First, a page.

Extremists set to take over a California County. What next?

When conservatives fight one another over God and country, my general reaction is — have at it, and where’s the popcorn?

But the recent recall election in Shasta County that pitted a Republican ex-police chief against a far-right faction backed by a local militia is different. It’s a wake-up call ahead of the 2022 midterms that elections can go very wrong, even in liberal California.

What happened in Redding should be a big, blinking warning light to what’s left of the mainstream Republican Party, and to us all that we have an obligation as Californians to protect elections across the state, not just the ones in our backyard.

The far right has made it clear that it hopes to target and drive out elected officials in places where their small numbers have outsized power with the right mix of discontent, propaganda and money. If those officials are replaced by ones willing to put ideology ahead of rules and democracy, we are going to end up with actual election fraud (not the conspiracy sort), school curriculums straight out of the 1950s, and perhaps even sheriffs and district attorneys more interested in power than law.

That all may sound alarmist, but as Christopher Browning, a professor emeritus at University of North Carolina at Chapel Hill and an expert on Nazis and the Holocaust, told me, there’s a certain set of the far right that actually did learn something when they raided Congress a year ago.

Violent takeovers are hard. “Legal revolutions” are easier and more effective.

“They realize that you can’t go out and storm the Capitol, but you can take town hall after town hall,” Browning warned. He pointed out that this tactic has been used by authoritarians before, including in Nazi Germany.

The recall attempt in Shasta has the veneer of a free and fair election, but there’s slime under the surface. Like much in politics these days, it was the pandemic that shook the fault lines open and exposed the ugly in Redding. It started with the shutdown and masks in 2020.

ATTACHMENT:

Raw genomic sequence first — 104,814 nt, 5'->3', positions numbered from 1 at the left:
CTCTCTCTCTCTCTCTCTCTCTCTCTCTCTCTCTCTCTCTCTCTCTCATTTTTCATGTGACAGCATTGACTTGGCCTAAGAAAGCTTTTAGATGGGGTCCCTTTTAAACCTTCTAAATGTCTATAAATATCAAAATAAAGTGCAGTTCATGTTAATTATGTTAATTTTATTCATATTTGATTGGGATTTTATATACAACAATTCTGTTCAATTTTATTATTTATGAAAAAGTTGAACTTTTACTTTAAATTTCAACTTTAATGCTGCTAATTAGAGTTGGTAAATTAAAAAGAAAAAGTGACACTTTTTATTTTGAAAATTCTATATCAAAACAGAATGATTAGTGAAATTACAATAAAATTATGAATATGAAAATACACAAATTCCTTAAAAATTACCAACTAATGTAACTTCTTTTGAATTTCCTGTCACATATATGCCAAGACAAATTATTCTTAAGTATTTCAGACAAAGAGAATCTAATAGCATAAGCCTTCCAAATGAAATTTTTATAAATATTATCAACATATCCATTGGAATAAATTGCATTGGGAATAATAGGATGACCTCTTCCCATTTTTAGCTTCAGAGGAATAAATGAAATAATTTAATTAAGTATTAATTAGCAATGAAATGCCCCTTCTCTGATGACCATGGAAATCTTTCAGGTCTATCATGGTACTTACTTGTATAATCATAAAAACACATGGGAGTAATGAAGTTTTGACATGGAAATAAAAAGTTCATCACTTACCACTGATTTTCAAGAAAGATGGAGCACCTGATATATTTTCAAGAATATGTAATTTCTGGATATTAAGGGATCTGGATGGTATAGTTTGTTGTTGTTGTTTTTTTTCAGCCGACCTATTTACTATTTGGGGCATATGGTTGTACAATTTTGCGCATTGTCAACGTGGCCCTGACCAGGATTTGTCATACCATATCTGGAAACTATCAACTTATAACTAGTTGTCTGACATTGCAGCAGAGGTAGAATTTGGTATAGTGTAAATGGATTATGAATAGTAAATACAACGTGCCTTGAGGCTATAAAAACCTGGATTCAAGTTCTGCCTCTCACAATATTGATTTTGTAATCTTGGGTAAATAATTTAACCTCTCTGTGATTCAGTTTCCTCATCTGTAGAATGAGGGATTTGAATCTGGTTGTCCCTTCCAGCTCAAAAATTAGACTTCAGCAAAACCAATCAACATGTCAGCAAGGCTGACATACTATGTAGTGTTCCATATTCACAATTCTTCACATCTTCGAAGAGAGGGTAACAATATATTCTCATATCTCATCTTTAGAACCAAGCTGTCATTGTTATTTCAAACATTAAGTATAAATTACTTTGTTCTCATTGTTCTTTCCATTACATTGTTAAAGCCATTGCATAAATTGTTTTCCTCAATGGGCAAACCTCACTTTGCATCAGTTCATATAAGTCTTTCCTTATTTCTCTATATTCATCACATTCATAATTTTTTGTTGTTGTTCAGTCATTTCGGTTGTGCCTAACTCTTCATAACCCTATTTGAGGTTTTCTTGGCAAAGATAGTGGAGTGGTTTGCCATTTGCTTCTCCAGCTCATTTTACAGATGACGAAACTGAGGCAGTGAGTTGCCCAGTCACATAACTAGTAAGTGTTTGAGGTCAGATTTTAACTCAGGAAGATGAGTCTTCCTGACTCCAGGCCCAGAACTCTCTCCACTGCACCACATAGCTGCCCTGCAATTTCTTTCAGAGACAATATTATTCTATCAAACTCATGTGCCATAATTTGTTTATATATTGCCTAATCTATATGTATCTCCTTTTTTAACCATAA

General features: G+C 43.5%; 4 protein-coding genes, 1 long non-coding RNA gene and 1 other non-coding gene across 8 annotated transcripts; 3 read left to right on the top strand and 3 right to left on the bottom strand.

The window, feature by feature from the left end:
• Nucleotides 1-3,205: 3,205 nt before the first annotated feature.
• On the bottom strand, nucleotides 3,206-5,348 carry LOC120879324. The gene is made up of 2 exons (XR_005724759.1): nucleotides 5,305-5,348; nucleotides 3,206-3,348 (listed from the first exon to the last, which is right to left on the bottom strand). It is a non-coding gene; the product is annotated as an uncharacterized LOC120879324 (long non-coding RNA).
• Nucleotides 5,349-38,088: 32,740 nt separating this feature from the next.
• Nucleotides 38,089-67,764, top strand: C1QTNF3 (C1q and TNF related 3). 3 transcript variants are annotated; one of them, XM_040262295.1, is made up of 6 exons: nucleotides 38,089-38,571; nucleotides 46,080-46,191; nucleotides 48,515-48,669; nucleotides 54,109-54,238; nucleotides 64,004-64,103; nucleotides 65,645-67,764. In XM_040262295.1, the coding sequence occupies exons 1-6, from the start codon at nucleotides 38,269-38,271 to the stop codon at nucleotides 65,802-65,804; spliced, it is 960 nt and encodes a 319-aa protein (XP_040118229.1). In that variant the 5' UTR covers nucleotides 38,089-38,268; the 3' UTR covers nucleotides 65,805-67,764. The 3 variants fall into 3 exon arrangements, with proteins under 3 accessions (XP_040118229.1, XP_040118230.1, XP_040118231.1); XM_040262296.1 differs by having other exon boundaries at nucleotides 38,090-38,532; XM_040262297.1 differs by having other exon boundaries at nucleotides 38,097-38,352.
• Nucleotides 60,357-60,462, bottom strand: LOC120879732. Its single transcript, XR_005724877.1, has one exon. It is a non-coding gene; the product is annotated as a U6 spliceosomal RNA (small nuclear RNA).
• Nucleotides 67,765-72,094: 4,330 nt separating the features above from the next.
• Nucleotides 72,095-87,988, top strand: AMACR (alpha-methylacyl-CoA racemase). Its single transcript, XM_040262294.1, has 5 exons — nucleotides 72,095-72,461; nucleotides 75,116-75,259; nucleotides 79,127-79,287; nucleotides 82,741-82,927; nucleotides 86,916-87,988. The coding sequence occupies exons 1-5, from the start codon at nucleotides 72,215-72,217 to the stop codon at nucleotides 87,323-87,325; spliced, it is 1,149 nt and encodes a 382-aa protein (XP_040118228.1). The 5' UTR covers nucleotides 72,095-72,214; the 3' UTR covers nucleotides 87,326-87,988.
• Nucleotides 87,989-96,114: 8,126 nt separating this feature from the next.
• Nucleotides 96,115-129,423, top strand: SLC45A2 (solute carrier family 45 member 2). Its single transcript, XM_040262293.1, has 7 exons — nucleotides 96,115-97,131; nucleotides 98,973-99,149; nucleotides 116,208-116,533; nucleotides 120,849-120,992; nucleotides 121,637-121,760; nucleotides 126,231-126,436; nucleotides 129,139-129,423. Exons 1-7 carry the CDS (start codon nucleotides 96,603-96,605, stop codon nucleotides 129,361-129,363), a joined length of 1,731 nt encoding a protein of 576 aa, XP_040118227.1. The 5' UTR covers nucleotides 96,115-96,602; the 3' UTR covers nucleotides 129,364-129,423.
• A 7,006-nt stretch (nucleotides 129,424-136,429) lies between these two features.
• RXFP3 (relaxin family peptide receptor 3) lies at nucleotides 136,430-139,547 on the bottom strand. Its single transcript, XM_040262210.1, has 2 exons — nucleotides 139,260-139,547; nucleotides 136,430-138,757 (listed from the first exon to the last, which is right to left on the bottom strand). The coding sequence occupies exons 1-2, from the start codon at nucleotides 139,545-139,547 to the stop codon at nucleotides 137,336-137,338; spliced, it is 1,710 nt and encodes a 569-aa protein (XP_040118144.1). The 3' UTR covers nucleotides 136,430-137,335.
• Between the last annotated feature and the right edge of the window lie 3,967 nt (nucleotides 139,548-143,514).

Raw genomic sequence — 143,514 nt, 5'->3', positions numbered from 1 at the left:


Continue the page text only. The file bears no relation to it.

Though the five members of the county Board of Supervisors had no particular interest in enforcing Gov. Gavin Newsom’s mandates, widely unpopular here, the majority of them didn’t rant and rail against them, either. So while most of Shasta County went about life, with businesses remaining open and mask rules enforced only in the loosest sense, a contingent of the outraged began showing up at meetings, charging their elected officials with “bowing down” to King Newsom.

Meetings turned into carnivals, not the fun kind, with speakers threatening violence, and someone got the idea to recall three supervisors who were deemed too liberal and scientific in their approach to the pandemic.

The Cottonwood militia, an armed group of men who describe themselves as civic leaders and helpers of local law enforcement (though law enforcement has said they are not affiliated), threw their might into the effort. A film producer, best known for religious music videos, decided to make a glossy documentary full of slow-motion horseback riding about it, hopeful a successful recall would provide a blueprint for other communities to do the same.

They started a podcast and spent a lot of time telling one another (and anyone listening) how important they were to saving Shasta from what they described as criminal corruption — something they argued could be punishable by death. They demanded a government beholden to nothing and no one, except themselves, quoting dubious interpretations of the Constitution. Eventually, organizers collected enough signatures to trigger an election to unseat one supervisor, Leonard Moty, Redding’s ex-police chief who describes himself as a fiscal conservative and social moderate.

The fight seemed neck and neck for a while until money came in the mix. Reverge Anselmo, the son of a billionaire and an erstwhile film producer and director, began dumping thousands into the recall effort, though he lives in Connecticut. It was $50,000 at first, then $400,000 in November. I left a message with Anselmo’s assistant but never heard back as to why he funded the far-right campaign. Local media reported that he had a beef with the county over permitting on a vineyard and restaurant he tried to build there.

The money put the recall in overdrive, with ads bombarding voters on radio and television. Doni Chamberlain, a local journalist, said regular Shasta residents were pulled into the rhetoric, and became “dupid.” That’s a mash-up of duped and stupid.

“It’s that thing,” said Chamberlain. “If you say something long enough and often enough, people will believe it.”